Roanoke: Solving the Mystery of the Lost Colony by Lee Miller. Not recommended.
Armed with a master's degree in anthropology from Johns Hopkins University, Lee Miller tries to combine history with the arts of the novelist and dramatist. Not successfully, as she might say in one of her numerous misplaced sentence fragments.
As the subtitle implies, Roanoke focuses less on the mystery of the lost colonists than on Miller's convoluted approach to solving it. She takes the reader on so many voyages, to so many places with so many peoples, and through so many plots and treacheries, none in chronological order, so that within just a few pages that reader feels as lost as the colonists themselves.
Miller tries to use the techniques of the novelist and dramatist to heighten the effect, including a breathless tense that implies the present: "In one of the last glimpses we have of them, it [what?] has already begun: colonist George Howe has been found dead, floating face down among the reeds along the shore." This, along with the use of the present tense elsewhere, makes this event sound ominous indeed, until later it is revealed who killed him, how, and why. While this information boded ill for the colony, it was not mysterious in the way Lee hints. Howe's death plays a small role in the Miller's solution of the "crime," but it is for the most part a minor red herring.
The author plays up innumerable events and questions as though the revelation of identities and machinations will be shocking to the reader, much in the manner of the present-day tabloid. One of these questions is, "Who are the Mandoag?" This point, raised continually as other nations refer to them ambiguously, mysteriously, and with fear, seemingly becomes the crux of the mystery and the fate of the colonists. After such a buildup, the unveiling has no dramatic impact and little interest. Even worse, Miller's case for their identity is speculative, weak, and inconclusive.
This describes much of Miller's approach. She frequently comes to conclusions through process of elimination and then finds supporting evidence. Once she has determined the religious affiliation of the colonists, then their actions, and the mother country's lack of interest in them, make sense. Such an argument is weak and easily undercut. Miller does so herself when she says that England had become so overpopulated that she didn't want any colonists back, whatever their affiliation may have been.
Miller's speculations do not always seem logical. She writes, "And why would they [the colonists] assume that a strange fruit, growing in an unfamiliar land, is fit to eat? In fact, we would expect them to err on the side of caution." On the contrary, I might expect people who have been at sea for months, living on dry rations, to be so hungry for fresh fruits of the earth that caution might not occur to them in the excitement of the moment, that they might eat any fruit that appeared fleshy and edible. Miller does not speculate as to what the fruit might have been, but concludes that the colonists must have been told by a treacherous individual that it was safe to eat. I would question why an individual would take the risk of betraying such a large number of people in whose company he is stuck and why they would not punish him. The answer could be that they were utterly dependent on his him to get them to Roanoke and/or Chesapeake Bay. Still, the question of this particular betrayal is not as clear as Miller portrays; this is typical of her thought process throughout.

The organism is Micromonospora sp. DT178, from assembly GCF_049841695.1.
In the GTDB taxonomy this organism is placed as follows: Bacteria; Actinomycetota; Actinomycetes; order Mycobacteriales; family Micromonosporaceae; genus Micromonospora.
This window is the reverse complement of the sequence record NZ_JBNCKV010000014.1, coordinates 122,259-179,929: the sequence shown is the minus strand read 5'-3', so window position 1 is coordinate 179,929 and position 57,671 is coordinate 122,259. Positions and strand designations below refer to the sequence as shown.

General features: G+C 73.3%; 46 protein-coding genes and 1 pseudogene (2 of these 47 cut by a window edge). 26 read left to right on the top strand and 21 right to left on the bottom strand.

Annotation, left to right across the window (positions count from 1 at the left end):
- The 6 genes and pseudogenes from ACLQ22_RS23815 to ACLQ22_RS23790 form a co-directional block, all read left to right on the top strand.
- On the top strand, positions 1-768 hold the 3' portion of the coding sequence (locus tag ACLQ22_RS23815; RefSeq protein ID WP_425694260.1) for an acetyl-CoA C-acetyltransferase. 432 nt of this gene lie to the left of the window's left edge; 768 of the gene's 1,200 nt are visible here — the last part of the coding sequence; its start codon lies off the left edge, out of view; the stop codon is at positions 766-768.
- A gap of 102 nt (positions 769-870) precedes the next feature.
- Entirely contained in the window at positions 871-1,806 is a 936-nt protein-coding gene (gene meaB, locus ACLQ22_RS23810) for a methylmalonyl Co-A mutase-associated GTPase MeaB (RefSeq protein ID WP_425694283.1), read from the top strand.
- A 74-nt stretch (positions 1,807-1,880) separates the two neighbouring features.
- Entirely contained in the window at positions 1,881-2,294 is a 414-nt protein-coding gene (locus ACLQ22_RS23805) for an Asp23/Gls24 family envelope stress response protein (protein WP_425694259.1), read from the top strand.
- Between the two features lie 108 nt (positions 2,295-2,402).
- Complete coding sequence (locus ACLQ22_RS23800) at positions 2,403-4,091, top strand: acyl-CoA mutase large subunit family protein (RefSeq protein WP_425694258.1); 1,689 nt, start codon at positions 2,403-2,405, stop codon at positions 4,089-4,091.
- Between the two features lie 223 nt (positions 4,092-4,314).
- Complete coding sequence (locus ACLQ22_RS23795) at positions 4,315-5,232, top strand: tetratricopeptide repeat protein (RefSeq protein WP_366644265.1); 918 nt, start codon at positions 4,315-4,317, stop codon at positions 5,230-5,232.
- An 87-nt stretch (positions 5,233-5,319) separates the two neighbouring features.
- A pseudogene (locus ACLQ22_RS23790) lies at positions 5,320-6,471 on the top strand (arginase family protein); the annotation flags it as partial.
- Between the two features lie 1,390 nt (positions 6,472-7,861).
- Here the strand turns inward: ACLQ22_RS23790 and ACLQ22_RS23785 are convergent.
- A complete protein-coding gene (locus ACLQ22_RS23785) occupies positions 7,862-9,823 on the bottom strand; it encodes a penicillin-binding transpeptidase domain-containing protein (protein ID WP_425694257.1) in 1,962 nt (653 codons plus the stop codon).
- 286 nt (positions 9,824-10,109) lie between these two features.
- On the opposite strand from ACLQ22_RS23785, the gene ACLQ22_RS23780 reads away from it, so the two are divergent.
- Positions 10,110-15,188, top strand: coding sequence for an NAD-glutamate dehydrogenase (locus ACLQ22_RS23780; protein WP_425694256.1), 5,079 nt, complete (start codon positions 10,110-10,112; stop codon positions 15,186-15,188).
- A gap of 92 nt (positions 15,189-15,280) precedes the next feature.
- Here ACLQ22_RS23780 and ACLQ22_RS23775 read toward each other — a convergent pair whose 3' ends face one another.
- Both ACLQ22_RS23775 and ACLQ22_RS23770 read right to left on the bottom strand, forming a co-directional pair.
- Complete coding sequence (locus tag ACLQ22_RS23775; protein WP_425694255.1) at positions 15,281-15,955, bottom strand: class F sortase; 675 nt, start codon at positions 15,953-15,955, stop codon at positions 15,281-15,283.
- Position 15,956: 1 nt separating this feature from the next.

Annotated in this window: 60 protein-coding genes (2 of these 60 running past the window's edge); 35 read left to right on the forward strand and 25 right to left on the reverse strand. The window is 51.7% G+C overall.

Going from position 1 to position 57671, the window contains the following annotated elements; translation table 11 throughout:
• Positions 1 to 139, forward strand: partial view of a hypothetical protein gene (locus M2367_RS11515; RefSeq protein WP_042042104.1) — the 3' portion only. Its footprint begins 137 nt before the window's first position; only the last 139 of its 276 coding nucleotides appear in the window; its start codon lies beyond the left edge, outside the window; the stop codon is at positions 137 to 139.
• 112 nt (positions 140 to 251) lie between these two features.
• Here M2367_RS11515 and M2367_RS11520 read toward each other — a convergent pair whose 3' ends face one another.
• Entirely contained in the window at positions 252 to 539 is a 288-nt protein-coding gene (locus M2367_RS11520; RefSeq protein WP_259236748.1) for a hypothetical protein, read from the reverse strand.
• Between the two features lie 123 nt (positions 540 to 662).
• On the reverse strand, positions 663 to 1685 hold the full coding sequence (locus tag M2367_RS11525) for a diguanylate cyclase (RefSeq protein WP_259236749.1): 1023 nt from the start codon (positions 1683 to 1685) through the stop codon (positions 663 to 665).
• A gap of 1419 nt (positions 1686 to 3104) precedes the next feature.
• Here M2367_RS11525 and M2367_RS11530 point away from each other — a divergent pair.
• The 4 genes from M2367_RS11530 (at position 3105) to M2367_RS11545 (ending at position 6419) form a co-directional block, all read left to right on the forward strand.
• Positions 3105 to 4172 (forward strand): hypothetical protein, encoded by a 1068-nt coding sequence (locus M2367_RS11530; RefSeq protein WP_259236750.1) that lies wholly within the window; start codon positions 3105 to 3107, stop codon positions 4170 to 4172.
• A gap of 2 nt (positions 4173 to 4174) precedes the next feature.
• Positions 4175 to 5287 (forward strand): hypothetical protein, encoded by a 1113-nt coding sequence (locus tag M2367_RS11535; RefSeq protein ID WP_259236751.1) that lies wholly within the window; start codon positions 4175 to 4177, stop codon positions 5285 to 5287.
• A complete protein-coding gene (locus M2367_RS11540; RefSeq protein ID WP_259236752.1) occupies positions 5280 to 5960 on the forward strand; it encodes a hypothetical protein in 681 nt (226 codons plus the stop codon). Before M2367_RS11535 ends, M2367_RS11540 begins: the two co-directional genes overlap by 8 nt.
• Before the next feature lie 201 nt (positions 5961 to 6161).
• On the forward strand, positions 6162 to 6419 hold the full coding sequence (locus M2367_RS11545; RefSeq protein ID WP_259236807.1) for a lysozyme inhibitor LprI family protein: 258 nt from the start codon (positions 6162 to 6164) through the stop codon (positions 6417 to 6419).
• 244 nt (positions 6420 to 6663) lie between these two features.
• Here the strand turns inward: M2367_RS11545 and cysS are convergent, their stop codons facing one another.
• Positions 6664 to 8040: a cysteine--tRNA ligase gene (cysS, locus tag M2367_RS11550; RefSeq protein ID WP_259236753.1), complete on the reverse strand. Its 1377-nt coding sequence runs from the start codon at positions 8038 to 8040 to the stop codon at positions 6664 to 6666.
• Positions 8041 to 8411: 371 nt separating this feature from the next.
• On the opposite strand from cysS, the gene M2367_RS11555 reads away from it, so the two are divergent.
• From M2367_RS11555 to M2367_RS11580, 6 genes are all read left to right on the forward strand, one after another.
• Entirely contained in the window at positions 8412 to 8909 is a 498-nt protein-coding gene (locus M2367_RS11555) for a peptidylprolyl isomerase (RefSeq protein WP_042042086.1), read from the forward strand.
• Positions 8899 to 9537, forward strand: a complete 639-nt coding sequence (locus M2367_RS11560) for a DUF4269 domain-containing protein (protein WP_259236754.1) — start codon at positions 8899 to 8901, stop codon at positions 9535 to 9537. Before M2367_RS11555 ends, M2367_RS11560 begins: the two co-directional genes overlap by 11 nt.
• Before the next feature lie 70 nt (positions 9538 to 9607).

Her writing style and habit of jumping around erratically in time and space is frustrating and tiresome for a reader who is not familiar with the facts of the Roanoke voyages. She tries to use sentence fragments for dramatic effect, but has no idea how to do so. Most of these fall flat. For example, "White pushes ahead, the sailors following. Out of their element." Since this fragment is not followed up with something that happens because White and the sailors are "out of their element," it is pointless and adds nothing. Numerous fragments like these are distracting and detract from the narrative. A good writer knows to use such a device sparingly, but Miller indulges in it relentlessly.
By the end of the book, I knew a little more about Elizabethan England, John White, Sir Walter Raleigh, and the nations of the Roanoke area than I did before, although I have qualms about the reliability of Miller's interpretations of her sources. Her ultimate conclusion about the fate of the colonists seems little different from that of other historians, although she probably presents the case differently. I recommend reading a more straightforward history of Roanoke colony before tackling this book and being prepared for more drama, badly done, than history.
Monday, 20 November 2006.
© 2006 by Diane L. Schirf.